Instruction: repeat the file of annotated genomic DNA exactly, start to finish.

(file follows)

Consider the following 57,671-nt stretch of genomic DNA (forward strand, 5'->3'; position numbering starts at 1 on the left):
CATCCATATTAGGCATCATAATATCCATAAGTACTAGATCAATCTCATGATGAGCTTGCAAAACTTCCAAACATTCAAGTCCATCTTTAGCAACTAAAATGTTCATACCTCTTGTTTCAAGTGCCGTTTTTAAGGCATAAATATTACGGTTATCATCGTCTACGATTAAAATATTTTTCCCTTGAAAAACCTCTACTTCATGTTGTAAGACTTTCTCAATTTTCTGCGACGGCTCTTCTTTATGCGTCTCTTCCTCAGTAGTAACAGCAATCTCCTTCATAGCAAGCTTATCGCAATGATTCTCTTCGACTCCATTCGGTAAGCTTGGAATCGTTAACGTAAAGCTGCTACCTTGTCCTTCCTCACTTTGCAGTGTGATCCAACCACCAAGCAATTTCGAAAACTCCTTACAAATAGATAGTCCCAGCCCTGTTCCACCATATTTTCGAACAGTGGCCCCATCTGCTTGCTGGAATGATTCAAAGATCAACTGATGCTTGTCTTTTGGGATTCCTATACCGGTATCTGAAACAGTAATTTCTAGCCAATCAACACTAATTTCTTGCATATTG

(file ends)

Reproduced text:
Consider the following 57,671-nt stretch of genomic DNA (forward strand, 5'->3'; position numbering starts at 1 on the left):
CATCCATATTAGGCATCATAATATCCATAAGTACTAGATCAATCTCATGATGAGCTTGCAAAACTTCCAAACATTCAAGTCCATCTTTAGCAACTAAAATGTTCATACCTCTTGTTTCAAGTGCCGTTTTTAAGGCATAAATATTACGGTTATCATCGTCTACGATTAAAATATTTTTCCCTTGAAAAACCTCTACTTCATGTTGTAAGACTTTCTCAATTTTCTGCGACGGCTCTTCTTTATGCGTCTCTTCCTCAGTAGTAACAGCAATCTCCTTCATAGCAAGCTTATCGCAATGATTCTCTTCGACTCCATTCGGTAAGCTTGGAATCGTTAACGTAAAGCTGCTACCTTGTCCTTCCTCACTTTGCAGTGTGATCCAACCACCAAGCAATTTCGAAAACTCCTTACAAATAGATAGTCCCAGCCCTGTTCCACCATATTTTCGAACAGTGGCCCCATCTGCTTGCTGGAATGATTCAAAGATCAACTGATGCTTGTCTTTTGGGATTCCTATACCGGTATCTGAAACAGTAATTTCTAGCCAATCAACACTAATTTCTTGCATATTG